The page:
Assessing millionaire migration change

To Fulks’ point, only the state’s wealthiest pay its top rate — though like Pritzker’s plan, rates also went up to a lesser degree on those making more than $250,000. California did not raise rates on income below that amount.

From 2005 to 2012, income over $1 million had been taxed at 10.3% there. So we turned to research assessing the effect the 2012 increase had on migration among those subject to the rate Fulks highlighted. Some of the findings support his case, others do not.

His spokesperson cited a finding from a 2018 report by researchers at the Stanford Center on Poverty & Inequality that shows net migration of millionaires overall since 2007 has remained positive.

However, the study also found — based on an analysis that compared migration changes with a control group of high earners not subject to the top rate — that the 2012 increase did indeed lead to a small loss of 0.04% of California’s millionaire population.

“Our overall conclusion is, yes, millionaires do sometimes move to lower-tax states — as we see for California in 2012,” researcher Cristobal Young told us in an email.

“In 2012, there was a large tax increase that produced millionaire out-migration — but by an amount that was too small to matter for overall state revenues or tax policy,” he said.

Using the same set of tax data, researchers at Stanford’s conservative Hoover Institution found a larger increase in the rate of departures among top earners after 2012. Their report defined a departing taxpayer more broadly than Young and his colleague did and did not address net migration.

Meanwhile, reports by California’s nonpartisan legislative research arm and the Sacramento Bee have found that since the early 2000s, the state has gained rather than lost residents making over $100,000.

Our ruling

Saying he did not see a connection between individuals leaving a state and higher tax rates, Fulks pointed to California’s 13.3% top rate and said, “people aren’t leaving.”

His office clarified he was only referring to people subject to that top rate. Based on the context of his remarks, that makes sense.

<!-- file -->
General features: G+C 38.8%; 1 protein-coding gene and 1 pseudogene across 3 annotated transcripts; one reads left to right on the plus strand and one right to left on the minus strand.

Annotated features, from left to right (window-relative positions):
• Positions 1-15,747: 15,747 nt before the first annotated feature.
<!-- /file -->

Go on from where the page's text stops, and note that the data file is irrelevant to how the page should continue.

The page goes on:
The research on millionaire migration in California after the state’s top tax rate in 2012 is mixed. For instance, a Stanford report highlighted by Fulks’ office found a small number of millionaires did leave after the tax was hiked. However, it also notes the net migration of millionaires to the state remains positive.

We rate Fulks’ claim Half True.


HALF TRUE – The statement is partially accurate but leaves out important details or takes things out of context.

Click here for more on the six PolitiFact ratings and how we select facts to check.

Sources

“Debating Illinois’ Proposed Graduated Income Tax,” WTTW, Feb. 25, 2020

Press release, U.S. Census Bureau, Dec. 30, 2019

Email: Vote Yes for Fairness spokesperson Lara Sisselman, Feb. 27, 2020

Email: William Frey, senior fellow at the Brookings Institution’s Metropolitan Policy Program, Feb. 27, 2020

Analysis of U.S. Census estimates conducted by William Frey

Report: Millionaire migration in California, Stanford Center on Poverty & Inequality, July 2018

Email: Cristobal Young, associate professor of sociology at Cornell University, Feb. 28, 2020

Report: Behavioral responses to state income taxation of high earners, National Bureau of Economic Research, Oct. 2019

“California Losing Residents Via Domestic Migration,” Legislative Analyst’s Office, Feb. 21, 2018

“California exports its poor to Texas, other states, while wealthier people move in,” Sacramento Bee, March 5, 2017